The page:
Interesting & Peculiar Products
What else can I say about Toshiba’s $600 RD-XS32 combination PVR and DVD burner? It comes with an 80GB hard disk and VCR Plus+, and it writes to DVD-R, DVD-RW or DVD-RAM (but not DVD+R/RW). Here’s what’s amazing, according to the blurb in Sound & Vision 69:3: “Transferring shows from the hard disk to DVD is fast work—24x speed for DVD-R/RW and 12x for DVD-RAM.” Given that the fastest media for DVD-R/RW support 8x recording, that’s nothing short of amazing. (On reflection, it is possible—if you’re recording shows at the lowest quality, worse than VHS.)
In Cites & Insights 4:6, I grumbled about a “movie server” that could serve up to 160 DVD images from hard disk, for a mere $27,000 (roughly nine times as much as the DVDs cost). The April 2004 Sound & Vision offers a slightly less snazzy device for considerably less than one-tenth the price—but this time, the reviewer says it’s “expensive for features provided.”
Maybe so. What the FireBall does is pass through information from other devices. More specifically, you can connect up to three DVD/CD megachangers (e.g., Sony makes units that hold 400 DVDs/CDs) and the FireBall will catalog all of the disks (via a needed internet connection). Since Ken Pohlmann (the reviewer) is a fanboy for digital convergence, he loves the idea—but admits that $1,999 may be a little much. Maybe not: If you actually have 1,200 DVDs and store them all in monster changers, I suspect a device like this makes sense.
I think this one’s interesting, if not particularly revolutionary. Today’s computer stores don’t have enough shelf space for any but the biggest programs and games. This kiosk can stock some 1,500 software titles from 240 publishers. You look over what you want, decide on a package, and make the purchase decision. The machine gives you an order receipt; you take that to a sales clerk, who produces a CD-R and gives you a packaged CD with the vendor’s custom label and printed case. For packages too hefty for reasonable downloads and too obscure to garner shelf space, this could make sense. It’s being test-marketed in a couple dozen CompUSA stores, and should be in all of them by this fall. (Information from PC World 22:5)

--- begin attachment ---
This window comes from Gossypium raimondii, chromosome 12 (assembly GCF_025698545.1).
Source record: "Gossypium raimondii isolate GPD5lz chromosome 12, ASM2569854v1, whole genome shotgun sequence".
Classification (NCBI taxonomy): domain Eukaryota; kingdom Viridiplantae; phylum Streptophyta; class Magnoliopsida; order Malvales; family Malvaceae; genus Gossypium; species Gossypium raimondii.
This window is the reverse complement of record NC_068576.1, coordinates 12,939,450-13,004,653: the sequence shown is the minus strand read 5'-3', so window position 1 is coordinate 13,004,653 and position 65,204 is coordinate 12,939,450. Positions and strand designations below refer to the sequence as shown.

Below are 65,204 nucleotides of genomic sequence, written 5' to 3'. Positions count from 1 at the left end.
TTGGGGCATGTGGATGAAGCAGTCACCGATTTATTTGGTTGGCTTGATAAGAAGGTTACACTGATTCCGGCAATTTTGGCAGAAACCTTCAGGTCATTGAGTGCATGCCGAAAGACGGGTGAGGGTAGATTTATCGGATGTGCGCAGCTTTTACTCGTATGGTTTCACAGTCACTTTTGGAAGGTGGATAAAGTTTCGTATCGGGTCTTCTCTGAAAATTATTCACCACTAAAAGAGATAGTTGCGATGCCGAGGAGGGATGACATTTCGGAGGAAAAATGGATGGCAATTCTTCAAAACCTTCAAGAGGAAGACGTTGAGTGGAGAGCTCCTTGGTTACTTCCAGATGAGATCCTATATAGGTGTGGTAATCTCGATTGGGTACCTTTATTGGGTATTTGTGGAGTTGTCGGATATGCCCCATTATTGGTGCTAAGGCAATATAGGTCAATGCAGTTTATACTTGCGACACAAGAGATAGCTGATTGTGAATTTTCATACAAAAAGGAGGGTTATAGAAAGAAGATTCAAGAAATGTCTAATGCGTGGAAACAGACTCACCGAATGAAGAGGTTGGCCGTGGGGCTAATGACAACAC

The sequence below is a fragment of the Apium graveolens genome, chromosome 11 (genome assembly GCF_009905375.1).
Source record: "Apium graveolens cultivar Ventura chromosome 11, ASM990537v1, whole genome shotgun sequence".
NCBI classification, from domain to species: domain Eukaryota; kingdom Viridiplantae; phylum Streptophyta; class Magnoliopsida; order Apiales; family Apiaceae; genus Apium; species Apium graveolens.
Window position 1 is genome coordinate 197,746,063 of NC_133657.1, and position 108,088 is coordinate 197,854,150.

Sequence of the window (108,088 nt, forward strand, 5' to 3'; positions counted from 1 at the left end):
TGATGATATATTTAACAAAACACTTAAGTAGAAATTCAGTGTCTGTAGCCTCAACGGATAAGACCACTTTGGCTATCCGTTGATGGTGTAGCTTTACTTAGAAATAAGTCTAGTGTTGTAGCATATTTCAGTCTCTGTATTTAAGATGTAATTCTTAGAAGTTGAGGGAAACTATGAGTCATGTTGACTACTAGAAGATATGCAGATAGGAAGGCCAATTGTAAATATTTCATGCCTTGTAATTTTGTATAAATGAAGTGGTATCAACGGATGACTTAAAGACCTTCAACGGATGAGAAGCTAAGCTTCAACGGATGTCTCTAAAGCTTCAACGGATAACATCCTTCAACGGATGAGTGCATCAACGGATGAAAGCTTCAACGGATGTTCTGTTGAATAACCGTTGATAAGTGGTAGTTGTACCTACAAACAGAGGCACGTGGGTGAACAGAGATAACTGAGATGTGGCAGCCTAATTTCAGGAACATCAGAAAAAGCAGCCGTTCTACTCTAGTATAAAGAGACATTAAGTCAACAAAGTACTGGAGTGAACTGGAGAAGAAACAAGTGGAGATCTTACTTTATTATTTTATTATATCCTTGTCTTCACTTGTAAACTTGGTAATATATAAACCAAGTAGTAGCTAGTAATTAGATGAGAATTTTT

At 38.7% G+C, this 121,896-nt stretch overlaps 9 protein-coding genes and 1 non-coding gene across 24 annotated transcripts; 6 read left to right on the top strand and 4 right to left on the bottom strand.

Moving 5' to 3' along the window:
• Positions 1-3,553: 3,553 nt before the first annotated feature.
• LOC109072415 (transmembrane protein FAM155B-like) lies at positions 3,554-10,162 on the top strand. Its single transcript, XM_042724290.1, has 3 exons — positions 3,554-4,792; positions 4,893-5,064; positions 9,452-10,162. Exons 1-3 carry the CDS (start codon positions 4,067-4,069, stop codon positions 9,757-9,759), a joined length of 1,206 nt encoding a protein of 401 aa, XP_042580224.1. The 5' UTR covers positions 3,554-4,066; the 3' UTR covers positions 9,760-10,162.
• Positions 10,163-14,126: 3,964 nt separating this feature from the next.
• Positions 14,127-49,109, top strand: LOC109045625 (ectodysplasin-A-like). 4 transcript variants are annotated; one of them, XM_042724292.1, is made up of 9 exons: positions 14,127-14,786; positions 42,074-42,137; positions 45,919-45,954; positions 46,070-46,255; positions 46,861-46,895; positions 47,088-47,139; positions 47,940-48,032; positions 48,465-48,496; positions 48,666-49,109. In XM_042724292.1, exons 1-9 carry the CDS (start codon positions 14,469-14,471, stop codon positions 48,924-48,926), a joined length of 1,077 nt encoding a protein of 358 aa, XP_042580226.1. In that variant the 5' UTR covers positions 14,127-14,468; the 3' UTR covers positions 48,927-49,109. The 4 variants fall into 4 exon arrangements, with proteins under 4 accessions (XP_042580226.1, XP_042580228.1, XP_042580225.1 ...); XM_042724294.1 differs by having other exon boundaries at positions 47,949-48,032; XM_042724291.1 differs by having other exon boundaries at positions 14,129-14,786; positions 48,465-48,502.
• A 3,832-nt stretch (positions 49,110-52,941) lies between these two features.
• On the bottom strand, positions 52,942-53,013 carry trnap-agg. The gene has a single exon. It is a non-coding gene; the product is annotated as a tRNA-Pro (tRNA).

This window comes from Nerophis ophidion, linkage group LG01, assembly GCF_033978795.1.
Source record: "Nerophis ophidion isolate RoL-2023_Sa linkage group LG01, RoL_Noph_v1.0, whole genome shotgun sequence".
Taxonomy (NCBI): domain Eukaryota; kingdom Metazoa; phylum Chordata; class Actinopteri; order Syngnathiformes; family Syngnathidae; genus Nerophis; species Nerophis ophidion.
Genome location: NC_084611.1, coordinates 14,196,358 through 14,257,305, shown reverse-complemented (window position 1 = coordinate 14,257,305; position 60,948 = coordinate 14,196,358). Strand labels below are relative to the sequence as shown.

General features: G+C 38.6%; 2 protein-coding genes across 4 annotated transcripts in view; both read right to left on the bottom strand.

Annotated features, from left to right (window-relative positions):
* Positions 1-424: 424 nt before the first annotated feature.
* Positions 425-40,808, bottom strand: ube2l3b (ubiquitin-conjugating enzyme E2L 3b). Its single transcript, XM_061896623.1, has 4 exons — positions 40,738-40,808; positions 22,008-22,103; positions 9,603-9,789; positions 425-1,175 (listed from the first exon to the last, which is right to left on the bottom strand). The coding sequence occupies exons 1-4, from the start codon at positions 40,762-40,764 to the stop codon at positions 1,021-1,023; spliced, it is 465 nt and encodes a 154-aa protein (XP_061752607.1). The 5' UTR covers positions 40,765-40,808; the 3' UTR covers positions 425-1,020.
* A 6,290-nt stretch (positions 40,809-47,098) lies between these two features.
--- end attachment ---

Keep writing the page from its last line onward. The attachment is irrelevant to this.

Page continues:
PC Magazine 23:8 (May 4, 2004) has a good roundup, “Play as you go,” covering nine flash memory players and three current hard-drive miniplayers. Top honors among the flash players—some of which, I believe, can be used equally well as “keychain drives” for general-purpose file storage—is the $160 iRiver iFP-390T, a ruvey little device that can rip MP3s directly from your stereo, has a built-in microphone, and includes an FM tuner. It’s appropriately tiny (3.5x1.5x1.0", 2.1oz) and has 256MB capacity—but it doesn’t show up as a drive when you plug it in, so it’s not a general-purpose storage device. They got just over 13 hours of playback on a single AA nickel-hydride battery. The three hard-drive units are all smaller, lower-capacity devices than the 15GB-and-up units, but the result is pretty much the same: Editors’ Choice goes to Apple’s $249 iPod Mini. It seems like an expensive unit given its 4GB capacity as compared to the $299 15GB iPod, but it’s cute and small: 3.6x2.0x0.5", 3.4oz. On the other hand, using iTunes to rip CDs stinks when compared to MusicMatch (much slower and you have to play the CD), and you’ll get around 7 hours of battery life.
Sony is on the verge of releasing two DVD+R DL drives, a $230 internal and $330 external. These drives can record to new dual-layer DVD+Rs blanks—which, like dual-layer pressed DVDs, offer a bit less than twice the capacity of a single-layer disc. The little PC Magazine story claims “4 hours of MPEG-2 video or 2,000 songs” and ends with this sentence: “And the fact that two feature-length movies will fit on one disc could draw the interest of pirates and the ire of entertainment companies.” Except that most Hollywood DVDs these days already use two layers for a single movie—and true pirates either have access to DVD pressing facilities or are perfectly willing to overcompress movies to get more on a disc. What the dual-layer DVD+R could mean for movies, if 321 Studios is able to find a legal way to sell its backup software, is that you could make a personal backup copy of a typical Hollywood movie without losing special features. But that’s a very big if.
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